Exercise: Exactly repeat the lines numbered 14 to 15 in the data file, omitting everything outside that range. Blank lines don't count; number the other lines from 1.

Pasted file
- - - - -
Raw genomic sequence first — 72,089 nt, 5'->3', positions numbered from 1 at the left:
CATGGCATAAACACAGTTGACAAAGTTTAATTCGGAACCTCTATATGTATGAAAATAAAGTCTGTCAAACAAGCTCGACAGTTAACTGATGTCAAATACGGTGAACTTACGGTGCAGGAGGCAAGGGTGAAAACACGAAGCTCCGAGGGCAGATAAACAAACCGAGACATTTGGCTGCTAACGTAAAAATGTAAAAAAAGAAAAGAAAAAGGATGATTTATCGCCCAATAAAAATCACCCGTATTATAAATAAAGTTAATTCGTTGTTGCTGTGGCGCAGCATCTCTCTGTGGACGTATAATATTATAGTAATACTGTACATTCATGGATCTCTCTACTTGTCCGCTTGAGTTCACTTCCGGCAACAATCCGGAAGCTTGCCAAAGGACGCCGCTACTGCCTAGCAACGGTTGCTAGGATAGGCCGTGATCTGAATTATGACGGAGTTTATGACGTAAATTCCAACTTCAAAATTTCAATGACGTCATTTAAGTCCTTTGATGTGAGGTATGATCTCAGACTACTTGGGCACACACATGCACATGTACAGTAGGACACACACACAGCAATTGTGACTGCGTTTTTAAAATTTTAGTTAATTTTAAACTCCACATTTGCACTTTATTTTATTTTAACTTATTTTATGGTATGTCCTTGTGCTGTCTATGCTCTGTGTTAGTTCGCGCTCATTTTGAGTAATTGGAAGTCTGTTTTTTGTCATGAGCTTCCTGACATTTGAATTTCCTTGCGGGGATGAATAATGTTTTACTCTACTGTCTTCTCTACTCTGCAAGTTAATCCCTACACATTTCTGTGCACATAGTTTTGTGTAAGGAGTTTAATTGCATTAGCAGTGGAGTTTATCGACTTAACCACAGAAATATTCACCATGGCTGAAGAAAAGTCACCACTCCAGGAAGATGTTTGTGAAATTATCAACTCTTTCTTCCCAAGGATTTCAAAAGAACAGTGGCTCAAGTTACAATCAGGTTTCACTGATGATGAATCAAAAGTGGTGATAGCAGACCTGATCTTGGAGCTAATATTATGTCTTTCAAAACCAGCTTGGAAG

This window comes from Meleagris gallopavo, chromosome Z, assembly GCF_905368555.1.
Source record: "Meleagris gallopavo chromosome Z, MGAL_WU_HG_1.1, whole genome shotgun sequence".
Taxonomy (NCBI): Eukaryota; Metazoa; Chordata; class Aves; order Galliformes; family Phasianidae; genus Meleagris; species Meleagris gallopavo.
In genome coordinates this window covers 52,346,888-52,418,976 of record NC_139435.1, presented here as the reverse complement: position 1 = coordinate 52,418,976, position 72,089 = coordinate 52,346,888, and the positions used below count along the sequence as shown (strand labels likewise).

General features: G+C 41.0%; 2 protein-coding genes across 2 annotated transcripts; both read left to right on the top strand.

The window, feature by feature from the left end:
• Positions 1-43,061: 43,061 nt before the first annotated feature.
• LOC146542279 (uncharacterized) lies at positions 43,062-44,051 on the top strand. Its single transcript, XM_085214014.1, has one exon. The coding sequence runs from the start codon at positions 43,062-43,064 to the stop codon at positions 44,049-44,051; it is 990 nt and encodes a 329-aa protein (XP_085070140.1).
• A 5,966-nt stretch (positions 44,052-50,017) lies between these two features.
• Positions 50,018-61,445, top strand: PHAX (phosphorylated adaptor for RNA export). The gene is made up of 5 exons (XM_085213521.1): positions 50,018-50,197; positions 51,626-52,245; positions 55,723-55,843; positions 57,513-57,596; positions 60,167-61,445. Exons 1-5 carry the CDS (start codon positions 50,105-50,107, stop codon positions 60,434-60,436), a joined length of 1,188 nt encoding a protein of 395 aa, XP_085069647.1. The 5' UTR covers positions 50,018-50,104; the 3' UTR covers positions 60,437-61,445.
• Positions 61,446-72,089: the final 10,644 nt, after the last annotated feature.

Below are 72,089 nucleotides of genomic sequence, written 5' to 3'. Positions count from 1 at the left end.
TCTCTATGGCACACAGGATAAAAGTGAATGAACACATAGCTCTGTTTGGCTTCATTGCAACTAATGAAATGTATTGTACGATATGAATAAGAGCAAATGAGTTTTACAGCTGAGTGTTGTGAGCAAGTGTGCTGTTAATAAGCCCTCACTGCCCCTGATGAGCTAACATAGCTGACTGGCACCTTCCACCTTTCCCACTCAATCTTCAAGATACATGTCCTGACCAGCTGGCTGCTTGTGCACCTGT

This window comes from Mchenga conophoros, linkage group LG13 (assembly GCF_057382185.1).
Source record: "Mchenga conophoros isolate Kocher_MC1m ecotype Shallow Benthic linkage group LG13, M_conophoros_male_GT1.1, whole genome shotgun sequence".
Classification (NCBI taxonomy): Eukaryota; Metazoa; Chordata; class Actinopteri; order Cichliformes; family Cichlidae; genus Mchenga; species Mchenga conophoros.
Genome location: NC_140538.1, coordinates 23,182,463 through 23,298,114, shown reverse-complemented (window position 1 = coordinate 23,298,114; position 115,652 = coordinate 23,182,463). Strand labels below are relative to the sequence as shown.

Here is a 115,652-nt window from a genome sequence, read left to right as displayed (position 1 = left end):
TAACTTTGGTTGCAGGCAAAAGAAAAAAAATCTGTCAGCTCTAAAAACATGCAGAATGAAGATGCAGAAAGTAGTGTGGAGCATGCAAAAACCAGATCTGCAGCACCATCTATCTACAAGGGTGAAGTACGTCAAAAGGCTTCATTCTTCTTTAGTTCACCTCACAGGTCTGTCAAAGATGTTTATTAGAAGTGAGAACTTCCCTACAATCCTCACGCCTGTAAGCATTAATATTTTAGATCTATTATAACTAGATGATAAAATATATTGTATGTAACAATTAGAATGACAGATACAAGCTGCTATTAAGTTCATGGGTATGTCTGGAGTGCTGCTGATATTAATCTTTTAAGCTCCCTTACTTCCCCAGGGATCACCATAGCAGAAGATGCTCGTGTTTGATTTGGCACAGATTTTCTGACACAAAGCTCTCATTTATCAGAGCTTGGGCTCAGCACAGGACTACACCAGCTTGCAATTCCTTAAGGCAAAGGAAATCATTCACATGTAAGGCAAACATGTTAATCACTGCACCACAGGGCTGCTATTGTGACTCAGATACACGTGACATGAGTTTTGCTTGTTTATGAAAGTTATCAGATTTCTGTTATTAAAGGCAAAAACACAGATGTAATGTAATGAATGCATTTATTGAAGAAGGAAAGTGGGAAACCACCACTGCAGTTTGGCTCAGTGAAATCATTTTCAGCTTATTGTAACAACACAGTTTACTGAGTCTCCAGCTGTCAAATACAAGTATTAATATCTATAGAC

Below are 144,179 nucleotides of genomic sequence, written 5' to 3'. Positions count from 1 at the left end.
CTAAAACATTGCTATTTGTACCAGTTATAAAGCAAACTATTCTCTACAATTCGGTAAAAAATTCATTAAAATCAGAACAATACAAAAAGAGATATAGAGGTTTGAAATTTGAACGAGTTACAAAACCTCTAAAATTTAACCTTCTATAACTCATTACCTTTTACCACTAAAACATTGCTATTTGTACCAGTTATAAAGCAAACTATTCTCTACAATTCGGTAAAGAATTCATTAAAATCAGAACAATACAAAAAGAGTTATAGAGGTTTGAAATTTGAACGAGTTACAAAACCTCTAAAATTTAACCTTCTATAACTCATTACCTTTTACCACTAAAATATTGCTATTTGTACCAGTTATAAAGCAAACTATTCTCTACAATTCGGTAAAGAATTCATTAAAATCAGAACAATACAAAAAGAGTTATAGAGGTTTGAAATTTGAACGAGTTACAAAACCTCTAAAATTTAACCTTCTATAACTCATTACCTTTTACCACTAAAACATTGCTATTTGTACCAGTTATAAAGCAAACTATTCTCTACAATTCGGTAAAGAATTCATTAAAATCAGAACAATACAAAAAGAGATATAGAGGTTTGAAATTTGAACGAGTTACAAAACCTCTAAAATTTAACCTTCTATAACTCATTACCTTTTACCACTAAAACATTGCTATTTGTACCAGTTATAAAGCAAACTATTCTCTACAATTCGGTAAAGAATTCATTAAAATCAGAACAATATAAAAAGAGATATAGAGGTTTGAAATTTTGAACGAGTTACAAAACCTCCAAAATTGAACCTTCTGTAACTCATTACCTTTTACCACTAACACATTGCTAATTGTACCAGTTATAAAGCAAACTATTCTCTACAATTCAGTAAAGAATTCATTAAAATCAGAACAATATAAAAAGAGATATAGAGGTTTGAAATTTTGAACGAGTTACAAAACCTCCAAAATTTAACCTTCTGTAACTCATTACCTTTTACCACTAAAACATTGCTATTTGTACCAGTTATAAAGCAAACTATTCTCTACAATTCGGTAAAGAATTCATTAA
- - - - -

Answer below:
Below are 72,089 nucleotides of genomic sequence, written 5' to 3'. Positions count from 1 at the left end.
TCTCTATGGCACACAGGATAAAAGTGAATGAACACATAGCTCTGTTTGGCTTCATTGCAACTAATGAAATGTATTGTACGATATGAATAAGAGCAAATGAGTTTTACAGCTGAGTGTTGTGAGCAAGTGTGCTGTTAATAAGCCCTCACTGCCCCTGATGAGCTAACATAGCTGACTGGCACCTTCCACCTTTCCCACTCAATCTTCAAGATACATGTCCTGACCAGCTGGCTGCTTGTGCACCTGT